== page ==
“Parenthesis are the best kind of math problems there are! Do another one!”
“OK,” I obliged. “Four times parenthesis three plus five.” (4(3+5))
“Thirty-two!” my eight-year old twins shouted in unison.
My three daughters love numbers. Much more so than words. Which is a fact that equally thrills and terrifies me. Because I struggle with numbers. They seem devoid of personality to me, like a group of randomly tossed brown sticks, and therefore I can’t recall how old I am, what year my car was produced, my pin codes, nor any number that is supposed to mean anything to me what-so-ever. Yet I try to feign a base-level interest when my girls want to play math games in the car or at home, because I want my daughters to succeed in our complicated, modern world. And to do so nowadays means mastering numbers. Numbers pay the bills, after all. Numbers get you ahead, set you apart, make you rich.
Here in Seattle the streets are laid out numerically, in grid fashion, so that every intersection is labeled something like 3rd Ave. NW by NW 70th St. Which is grand, really, if you can easily tap open the app ‘numbered grid’ in your mind. I seem to be missing that app, and must, like a map maker from long ago, painstakingly draw a mental grid anew, each and every time someone states their address. “115th and 80th, you say? OK, give me a minute here…South West or North West? Just let me just criss-cross the lines now…wait…are we facing North or East right now?”
Our new house lies at one of these numbered intersections, and for the life of me I can’t remember the digits that are supposed to announce it as my ‘home’. I long to rename this road I roam, ‘Tucksapawny Hill’. Because our street is indeed tucked half-way up a hill. And this is Seattle, where people peek outside to check the current weather, just like Punxsutawney Phil.
But I’ve yet to meet any takers for my ‘Seattle Streets Deserve Names, Too’ campaign. Most people like the grid system. Even my own family members roll their eyes when I ask, again, where we are. “23rd and 110th, Mom,” my twelve-year-old daughter moans. “It’s a grid, remember?” So I shush up and try to think, think, think, while I rearrange that bunch of brown sticks into an interesting array of ‘games’ and try not to drift off when another question begins ‘…now take a stick, any stick, then double it, then cross it with that one over there…then, just to be tricky, let’s chop it into lots of tiny sticks…‘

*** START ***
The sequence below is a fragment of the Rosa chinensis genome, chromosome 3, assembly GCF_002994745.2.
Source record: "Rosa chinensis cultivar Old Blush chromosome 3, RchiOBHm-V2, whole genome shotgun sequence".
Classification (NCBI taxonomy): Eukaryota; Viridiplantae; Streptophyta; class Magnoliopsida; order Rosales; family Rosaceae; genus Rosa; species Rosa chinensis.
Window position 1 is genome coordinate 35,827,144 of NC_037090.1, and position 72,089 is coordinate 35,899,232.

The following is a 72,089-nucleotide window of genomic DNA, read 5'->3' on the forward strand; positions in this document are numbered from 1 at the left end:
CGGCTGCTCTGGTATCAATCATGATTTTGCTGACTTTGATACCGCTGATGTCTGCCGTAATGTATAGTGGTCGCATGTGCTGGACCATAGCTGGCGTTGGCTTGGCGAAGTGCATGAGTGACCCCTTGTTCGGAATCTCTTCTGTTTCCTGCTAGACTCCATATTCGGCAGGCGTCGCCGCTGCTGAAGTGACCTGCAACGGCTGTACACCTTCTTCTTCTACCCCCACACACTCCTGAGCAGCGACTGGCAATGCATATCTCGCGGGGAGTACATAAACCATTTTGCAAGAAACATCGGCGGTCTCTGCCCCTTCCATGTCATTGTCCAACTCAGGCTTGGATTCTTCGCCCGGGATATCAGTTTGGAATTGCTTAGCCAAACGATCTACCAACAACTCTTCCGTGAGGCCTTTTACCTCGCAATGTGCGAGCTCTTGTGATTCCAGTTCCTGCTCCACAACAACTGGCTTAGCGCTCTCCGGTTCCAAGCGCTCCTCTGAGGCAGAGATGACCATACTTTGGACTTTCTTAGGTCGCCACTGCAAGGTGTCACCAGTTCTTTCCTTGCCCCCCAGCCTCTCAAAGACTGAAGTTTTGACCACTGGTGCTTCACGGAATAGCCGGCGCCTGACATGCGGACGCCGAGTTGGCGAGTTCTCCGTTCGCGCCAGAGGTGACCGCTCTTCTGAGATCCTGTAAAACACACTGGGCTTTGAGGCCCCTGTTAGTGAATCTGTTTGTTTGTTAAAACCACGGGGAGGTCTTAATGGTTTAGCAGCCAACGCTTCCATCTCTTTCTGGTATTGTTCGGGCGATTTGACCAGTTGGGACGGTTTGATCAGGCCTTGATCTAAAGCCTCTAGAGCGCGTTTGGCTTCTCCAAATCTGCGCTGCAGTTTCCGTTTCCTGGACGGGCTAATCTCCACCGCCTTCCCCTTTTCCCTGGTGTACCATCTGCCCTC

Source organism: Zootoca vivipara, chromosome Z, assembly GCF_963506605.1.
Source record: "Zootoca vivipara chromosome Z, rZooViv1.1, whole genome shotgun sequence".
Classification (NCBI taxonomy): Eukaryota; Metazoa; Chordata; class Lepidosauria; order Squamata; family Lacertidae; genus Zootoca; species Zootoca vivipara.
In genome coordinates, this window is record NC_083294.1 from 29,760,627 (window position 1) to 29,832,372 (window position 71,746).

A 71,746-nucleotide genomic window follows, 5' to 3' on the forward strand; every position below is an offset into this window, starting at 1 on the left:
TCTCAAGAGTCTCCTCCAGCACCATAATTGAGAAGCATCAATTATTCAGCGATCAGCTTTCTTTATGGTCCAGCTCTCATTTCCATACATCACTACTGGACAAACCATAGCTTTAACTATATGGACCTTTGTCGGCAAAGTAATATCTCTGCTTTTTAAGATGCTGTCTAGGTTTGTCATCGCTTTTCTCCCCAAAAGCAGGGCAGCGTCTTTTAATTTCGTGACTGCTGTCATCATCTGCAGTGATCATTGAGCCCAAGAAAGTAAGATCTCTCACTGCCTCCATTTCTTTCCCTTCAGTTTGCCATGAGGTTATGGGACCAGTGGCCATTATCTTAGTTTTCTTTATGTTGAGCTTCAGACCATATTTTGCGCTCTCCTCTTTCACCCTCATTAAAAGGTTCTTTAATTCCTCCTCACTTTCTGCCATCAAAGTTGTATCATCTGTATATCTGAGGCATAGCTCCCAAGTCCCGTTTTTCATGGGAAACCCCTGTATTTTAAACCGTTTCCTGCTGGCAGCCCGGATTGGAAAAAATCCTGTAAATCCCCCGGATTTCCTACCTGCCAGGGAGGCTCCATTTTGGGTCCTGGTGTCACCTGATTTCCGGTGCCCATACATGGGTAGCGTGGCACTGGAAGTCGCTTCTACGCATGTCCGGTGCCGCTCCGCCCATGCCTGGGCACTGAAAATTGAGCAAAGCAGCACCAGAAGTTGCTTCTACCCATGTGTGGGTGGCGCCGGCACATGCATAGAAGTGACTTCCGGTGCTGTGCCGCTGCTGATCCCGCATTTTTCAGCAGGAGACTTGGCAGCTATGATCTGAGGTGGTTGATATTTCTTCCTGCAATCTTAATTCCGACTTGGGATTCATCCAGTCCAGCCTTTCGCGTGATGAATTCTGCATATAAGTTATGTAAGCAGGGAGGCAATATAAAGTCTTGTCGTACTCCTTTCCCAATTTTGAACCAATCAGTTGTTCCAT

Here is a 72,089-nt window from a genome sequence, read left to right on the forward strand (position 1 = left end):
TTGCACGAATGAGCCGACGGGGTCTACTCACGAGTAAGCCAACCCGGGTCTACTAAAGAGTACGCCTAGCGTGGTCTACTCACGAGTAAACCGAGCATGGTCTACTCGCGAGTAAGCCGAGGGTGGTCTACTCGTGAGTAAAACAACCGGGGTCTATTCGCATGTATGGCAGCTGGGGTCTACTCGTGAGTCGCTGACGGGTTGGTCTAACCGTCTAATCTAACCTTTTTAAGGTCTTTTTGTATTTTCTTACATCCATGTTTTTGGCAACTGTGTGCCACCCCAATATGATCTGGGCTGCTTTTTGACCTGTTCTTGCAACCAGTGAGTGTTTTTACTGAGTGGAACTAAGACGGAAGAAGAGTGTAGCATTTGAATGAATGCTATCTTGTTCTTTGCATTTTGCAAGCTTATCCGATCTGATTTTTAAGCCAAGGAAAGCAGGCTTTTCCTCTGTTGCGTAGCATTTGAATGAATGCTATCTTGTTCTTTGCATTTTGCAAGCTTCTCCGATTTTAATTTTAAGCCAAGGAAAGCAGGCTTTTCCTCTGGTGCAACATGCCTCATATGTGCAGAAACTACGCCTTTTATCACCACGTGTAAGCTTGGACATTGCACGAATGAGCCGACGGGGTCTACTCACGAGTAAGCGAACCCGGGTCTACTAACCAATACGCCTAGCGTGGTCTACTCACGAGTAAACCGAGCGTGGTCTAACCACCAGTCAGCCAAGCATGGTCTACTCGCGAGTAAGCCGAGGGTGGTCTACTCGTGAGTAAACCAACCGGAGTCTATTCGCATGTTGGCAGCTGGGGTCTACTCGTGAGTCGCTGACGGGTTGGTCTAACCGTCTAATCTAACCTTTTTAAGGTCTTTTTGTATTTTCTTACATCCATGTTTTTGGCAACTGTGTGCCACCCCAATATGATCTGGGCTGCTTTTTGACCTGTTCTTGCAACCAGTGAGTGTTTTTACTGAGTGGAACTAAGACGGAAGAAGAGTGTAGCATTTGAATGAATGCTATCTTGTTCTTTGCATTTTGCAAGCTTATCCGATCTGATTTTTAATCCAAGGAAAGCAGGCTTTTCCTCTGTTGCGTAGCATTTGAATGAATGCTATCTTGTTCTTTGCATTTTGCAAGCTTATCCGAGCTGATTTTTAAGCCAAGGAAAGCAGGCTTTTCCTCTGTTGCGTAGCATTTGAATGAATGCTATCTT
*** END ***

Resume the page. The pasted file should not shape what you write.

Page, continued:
This past Sunday night, as my girls played ‘parenthesis math’ in the back seat of our car and Damon transported us from Portland back to Seattle, I thought of parenthesis the word. In literature parentheses indicate a digression, an aside, a quick little explanation, like a whisper between friends. Or, I thought dreamily, the arms of a mother, swooping up her children, then pushing them along the path of life, hurried, but unharmed.
And because my mind swirled with words, not grids, I tapped the app on Damon’s iPhone for Merriam-Webster’s Dictionary and typed in parenthesis right there in the front seat of the car. The flashing screen defined how to utilize the word not as a whisper, or as a mama hen clucking to her children, ‘Move forward now! Listen up!’, but as this: X regarded her husband’s brief fling with a coworker as no more than a parethesis in an otherwise solid marriage.
Godbe Decklebaum! Right there at S. 129th Street and who knows what, I became enraged. “Did Merriam or Webster write this?” I yelled in my head. “What year were these examples written…the Victorian Age?” I turned back and stared at my daughters, happily shouting out numbers, their eyes shiny with excitement, unaware of the turmoil in the world outside the car windows. I thought of how much they still had to learn. Hard, bleak truths about men and women, power and numbers. I turned back and stared at the sky, transected now by pale blue voids among the rolling clouds. “That sentence must have been written back in the 50’s.” I decided numbly. “When a woman was expected to stay home while the man went out and crunched numbers and had affairs.” This thought pacified me briefly, until I realized the folly of my thoughts. “No, wait…what was I thinking? This sentence could just as likely been written within the last two months, by any number of senators, governors, presidential candidates!”
As our car navigated the x and y-axis of Seattle’s street grid, I thought about x and y as woman and man. How women are considered the ‘fairer’ sex, when in reality we are the ‘unfairer’ sex, even in 2012. How parenthesis seemed to mean one thing at times – a whisper among friends…and something altogether different when numbers entered the picture.
“What does parenthesis actually mean in mathematical terms?” I asked Damon tersely.
“In math, parenthesis set precedents. They tell you what to do first.”
I thought about this. How men supercede women, almost always. They set the precedent. How X is never equal to Y (X=Y) in our country, our workplace, our bank accounts, our churches. That math equation doesn’t make any sense. It’s a problem that can’t be solved.
What we truly must teach our daughters as they rise up in age and grapple with the facts is that many people believe the correct answer to be X<(Y). And the only way I can think of to correct that problem is to take X (women), multiply it times 157,000,000 (the number of women in the US), then link arms close enough to whisper in each other’s ear…(Move forward now! Listen up!)
After all, there is strength in numbers (and that, my friend, might be the only answer we have).